Thanks to the TLS survey and high resolution photogrammetry it was possible to obtain accurate 3-D models that show geometrical anomaly maps with interesting analogies (Fig. 6). The reflectivity map together with the computed map of the geometrical anomalies allowed to highlight the irregularity and the characteristics in the shallow building materials and to locate restoration works performed in different periods in the past. The results of the TLS reflectivity and the RGB texturized surveys can be examined also considering the results of the SEM and optical microscopy analyses. In particular, as highlighted by the white boxes and arrows in Fig. 6, many defective areas (shown in yellow/red in the figure) are present in the surface of the pillar both in correspondence of the junctions of the stone blocks and macroporosity in the Pietra Forte ashlars and where fissures are visible. These irregularities are evident both in the TLS anomaly map and in the photogrammetric map post-processed with Cloud Compare software (Fig. 6).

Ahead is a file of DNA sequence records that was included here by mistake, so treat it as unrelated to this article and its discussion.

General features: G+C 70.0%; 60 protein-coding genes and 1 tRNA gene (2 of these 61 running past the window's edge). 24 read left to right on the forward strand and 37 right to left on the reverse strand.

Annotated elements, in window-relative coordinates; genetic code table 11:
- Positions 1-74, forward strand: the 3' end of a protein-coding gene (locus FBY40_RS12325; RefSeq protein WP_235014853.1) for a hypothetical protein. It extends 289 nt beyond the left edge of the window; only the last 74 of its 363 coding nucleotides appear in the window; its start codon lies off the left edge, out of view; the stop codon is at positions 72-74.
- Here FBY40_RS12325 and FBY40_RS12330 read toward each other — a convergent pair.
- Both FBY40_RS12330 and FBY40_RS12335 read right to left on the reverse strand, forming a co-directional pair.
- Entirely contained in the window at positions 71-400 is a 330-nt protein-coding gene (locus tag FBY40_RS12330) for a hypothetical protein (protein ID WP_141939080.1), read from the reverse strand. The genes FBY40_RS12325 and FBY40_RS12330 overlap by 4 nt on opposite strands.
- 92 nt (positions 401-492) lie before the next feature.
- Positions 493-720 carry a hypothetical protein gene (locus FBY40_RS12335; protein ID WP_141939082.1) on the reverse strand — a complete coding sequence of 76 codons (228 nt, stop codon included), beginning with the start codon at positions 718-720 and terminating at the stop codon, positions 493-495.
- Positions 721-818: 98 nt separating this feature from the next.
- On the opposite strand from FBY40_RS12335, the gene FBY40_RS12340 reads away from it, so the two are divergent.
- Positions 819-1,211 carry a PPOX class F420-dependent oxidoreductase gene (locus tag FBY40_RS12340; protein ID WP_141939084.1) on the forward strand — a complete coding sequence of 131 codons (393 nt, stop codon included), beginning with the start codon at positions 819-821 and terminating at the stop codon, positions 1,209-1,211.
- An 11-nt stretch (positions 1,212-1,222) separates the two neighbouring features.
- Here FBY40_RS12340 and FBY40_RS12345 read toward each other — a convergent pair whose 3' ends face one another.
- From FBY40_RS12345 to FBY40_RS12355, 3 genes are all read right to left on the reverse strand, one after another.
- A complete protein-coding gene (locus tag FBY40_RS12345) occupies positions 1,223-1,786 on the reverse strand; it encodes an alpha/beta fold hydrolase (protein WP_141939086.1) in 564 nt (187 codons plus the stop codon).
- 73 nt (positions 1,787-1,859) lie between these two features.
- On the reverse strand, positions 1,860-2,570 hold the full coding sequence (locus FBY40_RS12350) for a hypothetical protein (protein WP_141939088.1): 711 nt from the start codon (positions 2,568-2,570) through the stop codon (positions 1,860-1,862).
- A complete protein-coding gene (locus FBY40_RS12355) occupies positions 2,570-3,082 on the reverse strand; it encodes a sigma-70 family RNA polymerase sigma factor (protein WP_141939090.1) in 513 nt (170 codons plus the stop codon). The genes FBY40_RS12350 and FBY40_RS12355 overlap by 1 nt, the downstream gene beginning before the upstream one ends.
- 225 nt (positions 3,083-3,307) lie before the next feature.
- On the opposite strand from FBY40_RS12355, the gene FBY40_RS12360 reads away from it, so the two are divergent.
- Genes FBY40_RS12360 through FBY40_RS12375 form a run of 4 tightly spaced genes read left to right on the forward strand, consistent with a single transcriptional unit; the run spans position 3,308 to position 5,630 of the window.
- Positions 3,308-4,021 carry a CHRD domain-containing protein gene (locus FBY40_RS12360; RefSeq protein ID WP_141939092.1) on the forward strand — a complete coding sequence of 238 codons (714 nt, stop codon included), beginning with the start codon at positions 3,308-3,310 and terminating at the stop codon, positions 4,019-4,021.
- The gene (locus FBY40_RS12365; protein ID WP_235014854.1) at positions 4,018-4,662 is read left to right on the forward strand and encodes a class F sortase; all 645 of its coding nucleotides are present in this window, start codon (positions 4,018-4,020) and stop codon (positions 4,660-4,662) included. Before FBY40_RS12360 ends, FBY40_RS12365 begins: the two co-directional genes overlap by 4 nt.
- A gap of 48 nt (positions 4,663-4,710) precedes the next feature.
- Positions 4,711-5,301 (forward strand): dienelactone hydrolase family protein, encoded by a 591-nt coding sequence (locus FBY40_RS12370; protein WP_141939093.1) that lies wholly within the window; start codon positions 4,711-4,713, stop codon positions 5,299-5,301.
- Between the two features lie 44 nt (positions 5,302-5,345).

The 3-D ultrasonic tomography (Fig. 7) gives images of the interior of the pillar built with the same carbonate materials as the outer ashlars. The ultrasonic longitudinal velocity in the investigated inner sector presents a great variability between 350 and 5900 m s−1 denoting a wide variability in the elastic characteristics of the carbonate building materials. The differences in the elastic characteristics of the investigated materials are in part due to the significant differences in their textural and petrophysical features. The elastic characteristics proved to be heterogeneous and generally poor due to the presence of macropores (e.g. small karst cavities) and fractures in the Pietra Forte ashlars and to alteration in the Pietra Cantone. Furthermore, considering that the pillar is a compression element and that the longitudinal velocity increases as compression increases (Knight and Endres, 2005), from the analysis of the 3-D tomography results it cannot be excluded that the variability in the velocity distribution in the interior of the pillar, could also be influenced by a non-homogeneous load distribution.